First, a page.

As part of our Decency Agenda, we promote whole school projects and activities that encourage respect, kindness, and inclusivity. We also have an active Student Council, which gives students a voice and a platform to advocate for issues that are important to them.

Our Equality Policy demonstrates our statutory compliance in promoting equality and diversity.


The Academy will have no religious ethos. The Academy will teach RE through Literacy for Life themes and through Focus Days and Form Time activities. GCSE RE will be a subject that students can select to study as part of their KS4 options. The Academy uniform code will allow flexibility in religious dress – details can be found here.

Dietary requirements shall be reflective of the Academy’s student intake, with vegetarian options available each day and halal products marked as such.

We have a statutory duty to deliver Religious Education at Key Stage 4 and this forms part of our Form Time Programme. 

Schemes of learning can be found here:

Year 10

Year 11

The Prevent Agenda

West Bromwich Collegiate Academy is fully committed to safeguarding and promoting the welfare of all its students. As a Trust we recognise that safeguarding against radicalisation is no different from safeguarding against any other vulnerability. At West Bromwich Collegiate Academy all staff are expected to uphold and promote the fundamental principles of British values including democracy, the rule of law, individual liberty and mutual respect, and tolerance of those with different faiths and beliefs.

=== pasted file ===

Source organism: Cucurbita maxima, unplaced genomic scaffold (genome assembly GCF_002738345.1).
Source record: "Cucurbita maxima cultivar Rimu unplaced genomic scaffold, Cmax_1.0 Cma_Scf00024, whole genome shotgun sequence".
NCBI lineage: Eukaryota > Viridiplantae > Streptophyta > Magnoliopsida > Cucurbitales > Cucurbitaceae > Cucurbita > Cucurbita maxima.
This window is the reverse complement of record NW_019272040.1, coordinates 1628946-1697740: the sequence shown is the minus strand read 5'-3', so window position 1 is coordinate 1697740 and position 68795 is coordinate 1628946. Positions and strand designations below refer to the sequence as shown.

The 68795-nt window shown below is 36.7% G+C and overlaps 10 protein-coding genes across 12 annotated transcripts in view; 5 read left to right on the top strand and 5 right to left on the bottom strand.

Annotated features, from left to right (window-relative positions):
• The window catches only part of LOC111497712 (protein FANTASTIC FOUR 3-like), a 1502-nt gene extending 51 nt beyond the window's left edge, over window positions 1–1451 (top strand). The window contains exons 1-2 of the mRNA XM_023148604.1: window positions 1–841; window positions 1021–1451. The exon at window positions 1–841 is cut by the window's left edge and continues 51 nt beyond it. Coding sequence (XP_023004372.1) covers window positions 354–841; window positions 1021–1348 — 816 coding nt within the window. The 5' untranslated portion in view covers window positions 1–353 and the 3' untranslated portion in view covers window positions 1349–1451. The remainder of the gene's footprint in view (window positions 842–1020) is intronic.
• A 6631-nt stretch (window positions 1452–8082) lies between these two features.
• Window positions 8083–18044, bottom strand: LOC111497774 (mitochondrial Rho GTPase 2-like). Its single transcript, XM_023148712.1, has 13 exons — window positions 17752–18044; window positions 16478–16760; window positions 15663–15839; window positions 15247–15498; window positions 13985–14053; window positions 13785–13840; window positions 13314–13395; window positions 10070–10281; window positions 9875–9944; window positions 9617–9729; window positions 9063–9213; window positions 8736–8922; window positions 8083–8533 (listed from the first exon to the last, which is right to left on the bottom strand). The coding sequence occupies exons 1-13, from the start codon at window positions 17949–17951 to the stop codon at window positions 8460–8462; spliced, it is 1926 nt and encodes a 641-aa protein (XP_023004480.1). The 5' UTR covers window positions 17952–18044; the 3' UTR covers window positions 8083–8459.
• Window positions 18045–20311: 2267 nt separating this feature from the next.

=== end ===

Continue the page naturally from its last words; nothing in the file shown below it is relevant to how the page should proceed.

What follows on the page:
Shireland Collegiate Academy Trust has a zero-tolerance approach to extremist behaviour for all community members. We rely on our strong values to steer our work and ensure the safeguarding care of our pupils strives to protect them from exposure to negative influences.

We work alongside other professional bodies and agencies to ensure that our students are safe from harm.

The objectives are that:

  • Students are encouraged to adopt and live out our Core Values. These complement the key “British Values” of tolerance, respect, understanding, compassion and harmonious living.
  • Students are helped to understand the importance of democracy and freedom of speech, through the SEAL (Social, Emotional, Aspects of Learning) assemblies and through Student Voice members.
  • Students are taught how to keep themselves safe, in school and when using the internet.
  • Students participate in local community events so that they appreciate and value their neighbours and friends who may not share their faith background.
  • Students’ wellbeing, confidence and resilience is promoted through our planned curriculum and out of hours learning opportunities.
  • Students are supported in making good choices from a young age, so they understand the impact and consequences of their actions on others.